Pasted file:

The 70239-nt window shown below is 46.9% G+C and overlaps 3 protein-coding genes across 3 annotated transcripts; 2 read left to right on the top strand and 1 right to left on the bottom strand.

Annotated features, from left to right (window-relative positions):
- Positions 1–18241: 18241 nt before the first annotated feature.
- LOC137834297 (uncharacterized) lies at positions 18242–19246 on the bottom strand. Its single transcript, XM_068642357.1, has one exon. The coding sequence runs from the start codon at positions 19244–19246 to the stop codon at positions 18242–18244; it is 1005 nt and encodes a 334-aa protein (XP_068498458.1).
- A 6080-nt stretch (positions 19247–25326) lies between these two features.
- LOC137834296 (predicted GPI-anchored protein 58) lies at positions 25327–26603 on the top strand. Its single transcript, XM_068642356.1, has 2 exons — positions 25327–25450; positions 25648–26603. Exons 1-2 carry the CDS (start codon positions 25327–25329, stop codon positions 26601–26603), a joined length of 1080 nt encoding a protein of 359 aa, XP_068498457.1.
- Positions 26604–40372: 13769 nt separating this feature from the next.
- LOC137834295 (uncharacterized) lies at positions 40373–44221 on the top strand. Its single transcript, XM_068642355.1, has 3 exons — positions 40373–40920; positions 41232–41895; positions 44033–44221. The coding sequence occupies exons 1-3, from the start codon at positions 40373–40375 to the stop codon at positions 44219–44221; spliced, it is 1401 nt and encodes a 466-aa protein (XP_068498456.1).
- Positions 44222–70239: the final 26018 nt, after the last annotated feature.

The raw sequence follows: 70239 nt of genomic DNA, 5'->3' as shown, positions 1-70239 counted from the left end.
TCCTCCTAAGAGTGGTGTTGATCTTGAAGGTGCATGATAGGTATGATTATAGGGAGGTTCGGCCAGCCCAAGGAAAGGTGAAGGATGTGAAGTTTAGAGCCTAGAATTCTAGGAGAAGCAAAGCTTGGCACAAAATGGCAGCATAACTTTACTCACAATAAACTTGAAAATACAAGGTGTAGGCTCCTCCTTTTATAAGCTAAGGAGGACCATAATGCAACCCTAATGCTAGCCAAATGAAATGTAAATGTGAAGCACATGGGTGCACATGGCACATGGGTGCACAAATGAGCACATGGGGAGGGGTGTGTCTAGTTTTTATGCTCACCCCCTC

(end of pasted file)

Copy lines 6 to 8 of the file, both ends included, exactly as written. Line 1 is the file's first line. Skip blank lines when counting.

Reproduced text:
- LOC137834296 (predicted GPI-anchored protein 58) lies at positions 25327–26603 on the top strand. Its single transcript, XM_068642356.1, has 2 exons — positions 25327–25450; positions 25648–26603. Exons 1-2 carry the CDS (start codon positions 25327–25329, stop codon positions 26601–26603), a joined length of 1080 nt encoding a protein of 359 aa, XP_068498457.1.
- Positions 26604–40372: 13769 nt separating this feature from the next.
- LOC137834295 (uncharacterized) lies at positions 40373–44221 on the top strand. Its single transcript, XM_068642355.1, has 3 exons — positions 40373–40920; positions 41232–41895; positions 44033–44221. The coding sequence occupies exons 1-3, from the start codon at positions 40373–40375 to the stop codon at positions 44219–44221; spliced, it is 1401 nt and encodes a 466-aa protein (XP_068498456.1).